The Policy Implications of Overturning Roe v. Wade {Guest Post}


The following is part one of a guest post from Sri Preston Kulkarni, a democratic nominee for Texas’ 22nd congressional district in 2018 and 2020. 

The end of Roe v Wade is an earthquake in American law, politics and human rights. This is a post on abortion rights, which I believe is essentially a fight over whether women have the choice to become mothers or have it forced upon them, and it can be broken down in terms of policy, legal, and political implications. This article will focus on the policy impact:  

The policy implications of overturning Roe v Wade may be the easiest to summarize, but the least salient to most people. First off, in 2019 (pre-pandemic) there were about 3.75 million live births in the US, and every one carried a risk.  Reproductive healthcare, especially for poor women, is abysmal in the United States, relative to other developed nations. Our maternal mortality rate is already the highest in the developed world (3x the UK, and 6x Germany) at a rate of almost 24 per 100,000.  (For anyone looking at absolute numbers, this can be misleading. Yes, there are fewer than 1,000 deaths per year, but the denominator is much lower than other causes of death, because it only includes pregnant women, not 6 year olds, 60 year olds, men etc.) Put differently, a pregnant woman in the US is more likely to die from childbirth than from homicide, suicide, car accident, or drug overdose, and for women under 45, childbirth is still in the top 10 overall causes of death (and about 3x higher for women of color).

This is also not equal across states, with 7 of the top 8 states for maternal mortality (TX, MO, AL, AK, IN, GA, and LA) being Republican-led and ranging from 34.5 deaths per 100,000 in TX all the way up to 58.1 in LA.  (For reference, that is higher than the murder rate in El Salvador, currently 52.02, the most dangerous country in the world.) We are also the only developed country where maternal mortality is getting WORSE, not better.

Second, in 2019, there were approximately 630,000 legal abortions in the US.  The mortality rate for these was 0.6 per 100,000. That means that forcing women to give birth against their will increases their chance of mortality by 40 TIMES. Over the last few years, state legislatures have made it more and more difficult to get an abortion, creating unnecessary financial, medical, and legal hurdles, often forcing women to leave their own state (if they have the resources). As a result of overturning Roe v Wade, 75 million women age 15-45 will now be subject to whatever individual law their state legislature passes on abortion. 13 states already have "trigger laws" which will go into effect automatically as soon as the ruling is issued (likely the end of June) and by the end of the year, most abortions will be illegal in at least half the states in America. This includes many laws that do not allow exceptions for rape or incest, and sometimes even to protect the life of the mother.  (For example, by the end of the year, Alabama will grant women fewer rights than the Taliban, literally. In Afghanistan, there are exceptions for the life of the mother, but not in Alabama, Oklahoma and probably others soon.)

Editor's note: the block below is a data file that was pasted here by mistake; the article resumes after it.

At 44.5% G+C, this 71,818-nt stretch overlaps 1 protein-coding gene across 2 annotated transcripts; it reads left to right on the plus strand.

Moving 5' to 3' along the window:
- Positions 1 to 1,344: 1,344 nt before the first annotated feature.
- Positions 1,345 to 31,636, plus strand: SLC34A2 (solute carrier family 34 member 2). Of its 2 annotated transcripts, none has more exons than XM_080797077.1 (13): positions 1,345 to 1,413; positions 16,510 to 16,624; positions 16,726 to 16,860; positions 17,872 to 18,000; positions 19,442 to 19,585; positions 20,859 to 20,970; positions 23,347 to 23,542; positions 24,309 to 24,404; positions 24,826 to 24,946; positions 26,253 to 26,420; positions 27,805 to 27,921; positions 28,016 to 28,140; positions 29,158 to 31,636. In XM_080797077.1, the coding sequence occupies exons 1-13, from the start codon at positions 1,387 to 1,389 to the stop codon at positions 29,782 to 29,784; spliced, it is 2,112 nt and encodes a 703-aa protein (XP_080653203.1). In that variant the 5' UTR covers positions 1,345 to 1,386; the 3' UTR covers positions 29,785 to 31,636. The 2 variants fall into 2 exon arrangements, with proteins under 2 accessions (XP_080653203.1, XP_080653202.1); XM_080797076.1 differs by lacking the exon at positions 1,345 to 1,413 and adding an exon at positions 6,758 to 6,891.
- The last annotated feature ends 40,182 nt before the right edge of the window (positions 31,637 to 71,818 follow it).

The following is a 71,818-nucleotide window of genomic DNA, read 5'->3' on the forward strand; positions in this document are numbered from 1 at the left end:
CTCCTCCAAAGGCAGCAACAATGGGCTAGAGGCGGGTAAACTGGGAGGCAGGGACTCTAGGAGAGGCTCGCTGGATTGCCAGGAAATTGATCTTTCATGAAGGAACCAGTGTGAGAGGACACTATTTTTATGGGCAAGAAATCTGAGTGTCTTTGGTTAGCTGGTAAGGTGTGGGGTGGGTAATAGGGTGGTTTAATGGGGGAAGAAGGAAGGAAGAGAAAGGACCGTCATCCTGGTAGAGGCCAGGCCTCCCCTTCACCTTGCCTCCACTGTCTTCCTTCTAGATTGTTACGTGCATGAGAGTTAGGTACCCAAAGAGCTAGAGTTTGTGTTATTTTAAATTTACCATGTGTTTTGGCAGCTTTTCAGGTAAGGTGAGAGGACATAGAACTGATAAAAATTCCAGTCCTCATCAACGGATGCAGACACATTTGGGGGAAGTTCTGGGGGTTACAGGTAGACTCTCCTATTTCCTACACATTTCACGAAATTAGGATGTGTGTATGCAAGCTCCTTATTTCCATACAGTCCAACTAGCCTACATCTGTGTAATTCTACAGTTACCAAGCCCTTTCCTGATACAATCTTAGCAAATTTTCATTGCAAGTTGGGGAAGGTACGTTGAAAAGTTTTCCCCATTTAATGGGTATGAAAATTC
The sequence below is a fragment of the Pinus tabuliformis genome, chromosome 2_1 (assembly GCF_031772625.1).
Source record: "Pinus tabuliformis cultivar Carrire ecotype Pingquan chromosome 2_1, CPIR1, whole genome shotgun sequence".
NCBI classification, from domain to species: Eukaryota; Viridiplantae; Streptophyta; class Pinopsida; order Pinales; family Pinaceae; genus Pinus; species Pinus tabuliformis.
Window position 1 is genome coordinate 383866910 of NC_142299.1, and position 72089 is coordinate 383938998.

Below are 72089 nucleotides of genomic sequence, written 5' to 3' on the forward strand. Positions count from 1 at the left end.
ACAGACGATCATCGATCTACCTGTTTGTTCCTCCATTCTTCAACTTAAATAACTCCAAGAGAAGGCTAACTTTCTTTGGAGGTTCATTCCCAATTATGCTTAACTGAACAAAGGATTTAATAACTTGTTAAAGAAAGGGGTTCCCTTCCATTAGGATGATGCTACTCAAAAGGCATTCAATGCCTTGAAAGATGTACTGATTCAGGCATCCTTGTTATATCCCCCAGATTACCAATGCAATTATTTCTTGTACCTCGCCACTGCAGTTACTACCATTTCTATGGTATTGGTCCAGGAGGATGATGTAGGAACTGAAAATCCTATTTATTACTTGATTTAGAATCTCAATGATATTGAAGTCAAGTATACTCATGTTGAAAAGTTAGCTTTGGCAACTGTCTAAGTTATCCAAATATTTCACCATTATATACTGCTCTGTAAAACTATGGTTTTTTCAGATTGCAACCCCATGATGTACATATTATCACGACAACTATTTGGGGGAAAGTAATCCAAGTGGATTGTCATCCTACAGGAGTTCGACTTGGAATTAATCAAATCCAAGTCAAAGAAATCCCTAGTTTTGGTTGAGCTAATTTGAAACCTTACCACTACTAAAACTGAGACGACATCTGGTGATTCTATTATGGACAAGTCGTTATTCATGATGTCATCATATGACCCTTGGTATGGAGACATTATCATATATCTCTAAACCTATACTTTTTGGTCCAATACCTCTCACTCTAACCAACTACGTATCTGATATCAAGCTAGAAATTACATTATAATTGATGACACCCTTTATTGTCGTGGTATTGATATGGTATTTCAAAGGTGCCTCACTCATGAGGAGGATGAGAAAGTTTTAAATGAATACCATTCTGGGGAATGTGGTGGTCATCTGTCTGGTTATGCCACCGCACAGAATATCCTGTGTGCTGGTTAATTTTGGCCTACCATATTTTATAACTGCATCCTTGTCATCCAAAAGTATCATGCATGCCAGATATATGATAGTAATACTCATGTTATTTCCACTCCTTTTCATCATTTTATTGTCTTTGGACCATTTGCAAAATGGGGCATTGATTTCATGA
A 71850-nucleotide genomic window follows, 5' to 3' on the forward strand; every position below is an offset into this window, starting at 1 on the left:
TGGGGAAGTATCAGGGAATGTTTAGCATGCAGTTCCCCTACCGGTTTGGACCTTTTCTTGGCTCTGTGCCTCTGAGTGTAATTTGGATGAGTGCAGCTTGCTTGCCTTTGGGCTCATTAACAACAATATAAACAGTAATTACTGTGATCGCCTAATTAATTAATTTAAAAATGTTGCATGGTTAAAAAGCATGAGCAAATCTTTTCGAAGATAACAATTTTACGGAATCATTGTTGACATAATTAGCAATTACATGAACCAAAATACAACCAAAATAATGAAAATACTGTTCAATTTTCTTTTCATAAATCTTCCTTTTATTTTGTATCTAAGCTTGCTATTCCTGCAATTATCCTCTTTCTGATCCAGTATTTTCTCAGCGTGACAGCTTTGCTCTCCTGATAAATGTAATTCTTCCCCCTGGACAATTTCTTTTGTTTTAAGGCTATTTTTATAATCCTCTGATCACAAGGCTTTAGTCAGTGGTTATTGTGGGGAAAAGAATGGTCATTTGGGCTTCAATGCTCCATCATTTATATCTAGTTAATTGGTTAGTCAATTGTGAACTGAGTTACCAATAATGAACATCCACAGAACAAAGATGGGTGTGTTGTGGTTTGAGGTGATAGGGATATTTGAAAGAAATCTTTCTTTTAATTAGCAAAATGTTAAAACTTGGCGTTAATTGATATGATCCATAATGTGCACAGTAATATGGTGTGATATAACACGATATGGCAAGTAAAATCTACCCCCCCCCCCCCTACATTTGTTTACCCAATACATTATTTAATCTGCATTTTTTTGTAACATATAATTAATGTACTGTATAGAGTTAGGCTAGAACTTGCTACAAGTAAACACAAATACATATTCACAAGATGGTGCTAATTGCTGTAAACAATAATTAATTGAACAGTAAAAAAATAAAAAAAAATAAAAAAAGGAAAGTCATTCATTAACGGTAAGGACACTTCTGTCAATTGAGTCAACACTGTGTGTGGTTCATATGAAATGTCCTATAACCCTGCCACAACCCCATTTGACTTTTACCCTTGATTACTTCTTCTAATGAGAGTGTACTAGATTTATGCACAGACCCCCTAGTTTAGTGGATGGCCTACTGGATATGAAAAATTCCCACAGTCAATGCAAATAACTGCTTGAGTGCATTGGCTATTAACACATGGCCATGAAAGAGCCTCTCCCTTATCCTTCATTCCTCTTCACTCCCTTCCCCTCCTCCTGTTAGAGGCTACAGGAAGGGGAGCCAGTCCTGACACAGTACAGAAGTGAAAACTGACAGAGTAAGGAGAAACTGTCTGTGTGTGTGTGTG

The impact on women will be compounded because of how large these red states are. the ways that states cluster (many small blue states are close together) and how far a woman will have to travel. A woman in Houston, for example, will have to travel 800 miles or more to New Mexico get an abortion under a doctor's supervision.

The practical result of this ruling is that every woman who was planning to terminate her pregnancy, if she is not wealthy enough to be able to travel and see out of state doctors, will now be forced against her will to give birth by her state legislature (including the 40x higher mortality rate as well as non-fatal complications).

Moreover, because of the clustering effect, it will be harder to get appointments in blue states, with the estimated impact that maternal mortality overall in America will increase by at least 21%. We've already seen this in other countries when access to reproductive health clinics has been restricted (due to the international "gag order" also known as the "Mexico City policy").

Bottom line: women will die as a result of this ruling, especially my home state (TX) which is the 2nd most populous state, the 2nd largest by area, and the 8th most deadly for pregnant women.

Photo courtesy of Faith Gowan.